The Mechanics of Sound
Photo credit: http://bit.ly/1li0QG4 CC licensed.
In this first topic we begin with a broad overview of sound in general and move to what you do on your instrument, looking at some of the mechanics of how and why. We need to begin with the everyday, to set a context before moving to the specifics of music and making music on your instrument.
Sounds are everywhere, and yet somehow they often go unnoticed as we are so visually oriented. You might begin to become aware of what sounds are around you as you read this – nearby traffic, typing sounds, inside sounds, outside sounds, people sounds, electricity sounds, humming, buzzing, even slurping coffee sounds and if you’re like me, you’ll also have some level of background sound constantly in your ears – tinnitus. The moment we consider being aware, is like removing a dustsheet or turning on a light and suddenly you can see things differently. As a musician and someone considering teaching, it is important to dissect this awareness of sound and how it is perceived in the space around us so you can a) understand it better in your own mind, and b) gain a perspective that will inform your teaching. What is the difference between focusing through your eyes as opposed to your ears? How is one sense affected when you use the other? Can you shut off? Do you need to?
Photo credit: http://bit.ly/VT3shz CC licensed.
Task: Explore your own experience of perception while digesting these resources – listen and see. The first is a radio programme called Aural Architecture that was broadcast on the BBC World Service Discovery, on April 29, 2009 and the second is Chapter 2 From ‘Spaces Speak, Are You Listening: Exploring Aural Architecture’, by Barry Blesser and Linda-Ruth Salter. © MIT Press 2007.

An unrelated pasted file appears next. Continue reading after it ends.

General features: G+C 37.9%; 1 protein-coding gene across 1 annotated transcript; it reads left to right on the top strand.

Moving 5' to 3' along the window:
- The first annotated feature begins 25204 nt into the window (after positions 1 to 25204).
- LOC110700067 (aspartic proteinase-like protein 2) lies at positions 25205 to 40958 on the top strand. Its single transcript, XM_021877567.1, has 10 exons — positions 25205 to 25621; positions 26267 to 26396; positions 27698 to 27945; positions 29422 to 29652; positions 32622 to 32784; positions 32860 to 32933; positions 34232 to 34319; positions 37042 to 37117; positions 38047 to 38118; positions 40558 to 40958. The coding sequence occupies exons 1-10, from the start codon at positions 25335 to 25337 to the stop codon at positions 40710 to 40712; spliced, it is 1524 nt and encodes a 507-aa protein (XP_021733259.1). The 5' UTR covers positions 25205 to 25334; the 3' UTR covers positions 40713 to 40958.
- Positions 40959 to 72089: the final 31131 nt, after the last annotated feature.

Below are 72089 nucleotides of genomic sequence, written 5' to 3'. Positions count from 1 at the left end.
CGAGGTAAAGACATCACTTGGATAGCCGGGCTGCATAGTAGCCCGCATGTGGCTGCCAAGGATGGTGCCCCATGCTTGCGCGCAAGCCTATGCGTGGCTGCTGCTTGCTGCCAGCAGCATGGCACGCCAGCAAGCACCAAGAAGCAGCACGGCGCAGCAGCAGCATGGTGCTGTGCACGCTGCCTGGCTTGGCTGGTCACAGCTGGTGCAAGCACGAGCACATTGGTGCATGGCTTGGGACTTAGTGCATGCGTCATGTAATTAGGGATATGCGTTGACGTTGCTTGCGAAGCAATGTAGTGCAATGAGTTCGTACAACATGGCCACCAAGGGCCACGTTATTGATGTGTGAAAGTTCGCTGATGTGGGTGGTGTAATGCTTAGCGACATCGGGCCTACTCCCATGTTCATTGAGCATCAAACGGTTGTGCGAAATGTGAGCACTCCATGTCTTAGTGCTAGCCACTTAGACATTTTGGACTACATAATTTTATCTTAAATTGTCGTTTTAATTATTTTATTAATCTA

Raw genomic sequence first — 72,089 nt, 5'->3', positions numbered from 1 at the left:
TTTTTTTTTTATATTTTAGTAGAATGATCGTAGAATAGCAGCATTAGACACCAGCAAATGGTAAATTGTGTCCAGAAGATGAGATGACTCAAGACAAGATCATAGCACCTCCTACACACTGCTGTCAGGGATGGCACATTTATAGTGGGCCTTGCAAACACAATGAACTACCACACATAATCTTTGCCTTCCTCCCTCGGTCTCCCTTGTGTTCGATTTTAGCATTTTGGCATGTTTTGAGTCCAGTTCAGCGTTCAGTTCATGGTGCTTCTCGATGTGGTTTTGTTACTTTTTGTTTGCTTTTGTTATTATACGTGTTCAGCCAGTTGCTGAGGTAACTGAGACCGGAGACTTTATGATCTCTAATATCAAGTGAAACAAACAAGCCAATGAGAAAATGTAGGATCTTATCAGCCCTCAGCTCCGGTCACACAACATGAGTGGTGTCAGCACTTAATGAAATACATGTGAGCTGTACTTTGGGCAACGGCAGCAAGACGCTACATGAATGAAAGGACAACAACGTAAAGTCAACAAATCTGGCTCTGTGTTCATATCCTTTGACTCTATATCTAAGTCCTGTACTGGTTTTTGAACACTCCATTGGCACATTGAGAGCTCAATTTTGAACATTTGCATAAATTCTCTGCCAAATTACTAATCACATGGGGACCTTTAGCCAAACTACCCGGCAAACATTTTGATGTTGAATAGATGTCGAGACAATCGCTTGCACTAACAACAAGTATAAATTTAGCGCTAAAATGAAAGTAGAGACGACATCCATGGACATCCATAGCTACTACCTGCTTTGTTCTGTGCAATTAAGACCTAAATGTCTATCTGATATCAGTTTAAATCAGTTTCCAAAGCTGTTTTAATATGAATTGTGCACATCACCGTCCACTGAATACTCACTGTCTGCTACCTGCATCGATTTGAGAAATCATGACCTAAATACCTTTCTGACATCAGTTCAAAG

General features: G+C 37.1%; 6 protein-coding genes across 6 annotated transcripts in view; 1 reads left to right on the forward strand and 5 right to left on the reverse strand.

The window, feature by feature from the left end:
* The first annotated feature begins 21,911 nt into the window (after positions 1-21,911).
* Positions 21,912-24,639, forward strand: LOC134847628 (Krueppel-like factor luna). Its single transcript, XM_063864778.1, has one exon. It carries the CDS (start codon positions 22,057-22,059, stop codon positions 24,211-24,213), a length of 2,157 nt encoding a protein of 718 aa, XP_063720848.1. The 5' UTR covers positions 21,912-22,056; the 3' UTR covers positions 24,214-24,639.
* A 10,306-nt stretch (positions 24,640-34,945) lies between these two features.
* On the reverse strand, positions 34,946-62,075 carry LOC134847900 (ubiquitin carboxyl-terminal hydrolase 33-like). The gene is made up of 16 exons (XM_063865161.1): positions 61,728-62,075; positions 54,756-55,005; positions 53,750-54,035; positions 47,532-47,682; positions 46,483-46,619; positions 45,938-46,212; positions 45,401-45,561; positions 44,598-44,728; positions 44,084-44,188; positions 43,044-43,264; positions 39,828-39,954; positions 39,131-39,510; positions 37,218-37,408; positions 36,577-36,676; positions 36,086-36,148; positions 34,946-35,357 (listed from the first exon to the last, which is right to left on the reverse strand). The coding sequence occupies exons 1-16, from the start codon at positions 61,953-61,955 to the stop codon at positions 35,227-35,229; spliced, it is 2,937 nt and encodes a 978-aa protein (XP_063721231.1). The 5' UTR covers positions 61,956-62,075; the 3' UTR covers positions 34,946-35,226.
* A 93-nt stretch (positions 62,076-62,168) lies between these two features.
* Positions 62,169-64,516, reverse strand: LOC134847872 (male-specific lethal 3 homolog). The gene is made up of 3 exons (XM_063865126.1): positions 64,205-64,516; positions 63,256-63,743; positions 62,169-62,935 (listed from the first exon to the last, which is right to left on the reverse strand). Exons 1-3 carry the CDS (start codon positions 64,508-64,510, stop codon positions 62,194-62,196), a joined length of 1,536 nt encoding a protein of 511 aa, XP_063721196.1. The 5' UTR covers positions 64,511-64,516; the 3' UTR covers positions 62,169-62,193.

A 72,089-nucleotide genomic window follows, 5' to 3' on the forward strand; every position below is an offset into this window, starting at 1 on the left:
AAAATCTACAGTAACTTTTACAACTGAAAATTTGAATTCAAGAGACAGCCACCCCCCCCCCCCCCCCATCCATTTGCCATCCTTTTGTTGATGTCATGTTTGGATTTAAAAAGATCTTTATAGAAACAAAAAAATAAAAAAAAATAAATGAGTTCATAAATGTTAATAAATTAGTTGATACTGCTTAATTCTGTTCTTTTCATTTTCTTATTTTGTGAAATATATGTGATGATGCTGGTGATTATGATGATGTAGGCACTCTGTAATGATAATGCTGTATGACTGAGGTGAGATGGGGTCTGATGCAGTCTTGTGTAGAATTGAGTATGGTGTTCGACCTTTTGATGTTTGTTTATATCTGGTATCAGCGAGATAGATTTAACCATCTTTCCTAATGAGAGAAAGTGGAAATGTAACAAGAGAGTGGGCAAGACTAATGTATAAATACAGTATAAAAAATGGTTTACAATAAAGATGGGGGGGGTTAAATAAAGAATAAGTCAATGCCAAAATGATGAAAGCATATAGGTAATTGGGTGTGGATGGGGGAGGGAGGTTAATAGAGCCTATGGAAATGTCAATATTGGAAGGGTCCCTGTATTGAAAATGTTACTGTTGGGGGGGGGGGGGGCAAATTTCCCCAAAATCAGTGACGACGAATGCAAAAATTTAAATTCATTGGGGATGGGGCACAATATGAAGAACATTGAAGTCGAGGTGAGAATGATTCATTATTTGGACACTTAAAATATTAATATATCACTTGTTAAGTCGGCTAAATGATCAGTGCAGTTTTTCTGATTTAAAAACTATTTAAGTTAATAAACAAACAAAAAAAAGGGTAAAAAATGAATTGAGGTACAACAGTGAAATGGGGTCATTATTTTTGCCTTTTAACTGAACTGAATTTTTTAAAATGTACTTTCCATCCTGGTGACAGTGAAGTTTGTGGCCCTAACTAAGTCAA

Sound as an experience is important, because it can be the starting point for a music student’s everyday experience, and the base of their aural learning. As a musician and teacher this has implications for your own performance as well as how you listen, communicate, and explain. Listening is a skill, and just as people may say someone has developed ‘an eye for detail’, being able to hone in listening is a valuable skill that can be developed and refined throughout learning.
Task: Capture your experience of the surface of sound around you. Choose a place and create a soundscape using your phone or another recording device. Before you make your recording, take a photo or video of the place and take time to really be aware of what you are recording and how the sounds are woven or collide to form that canvas. Write a full description of the place, including photos or videos if possible, and list all the sounds you have captured – do this right away so you have everything fresh in your mind.
Post the recording online and tag it with #MUS654 so people can then find it and have a listen. The idea is that we listen to each other’s recordings and see what we notice- first impressions, details. Link the description to the post. Embed the link so people do not see the photos/video and read your description before they listen, but they only hear and can then comment ‘blind’. The really interesting thing is to see what people pick out, what they miss (or mistake for different things), and if they perceive enough to paint a picture of the place.
Listening within the sound
With music there is an art of listening, and it is a challenge to listen with your ears as if they were your eyes and your fingers. Sounds are complex and have texture, depth, movement, and specific signatures that identify the instrument or source and that stand out as elements or qualities that are particularly pleasing or sought after. Inside musical sounds there is a complex spectrum of harmonics, and although these are present, we don’t always hear them and certainly don’t always listen to them. The best way to explain and demonstrate this is not through words, but by hearing it. Jump straight in and listen to these two short videos. Reflect on how you listen, what you hear, and how this impacts how you thought you understood your own voice. Amazing Grace with overtones:
And here’s a tutorial on how to do it:
Harmonics and instruments
What is the difference between your voice and an oboe? Lots. What about the reason the sound is different? Each instrument has its own harmonic envelope, with its signature pattern of harmonics drawn from the same harmonic series.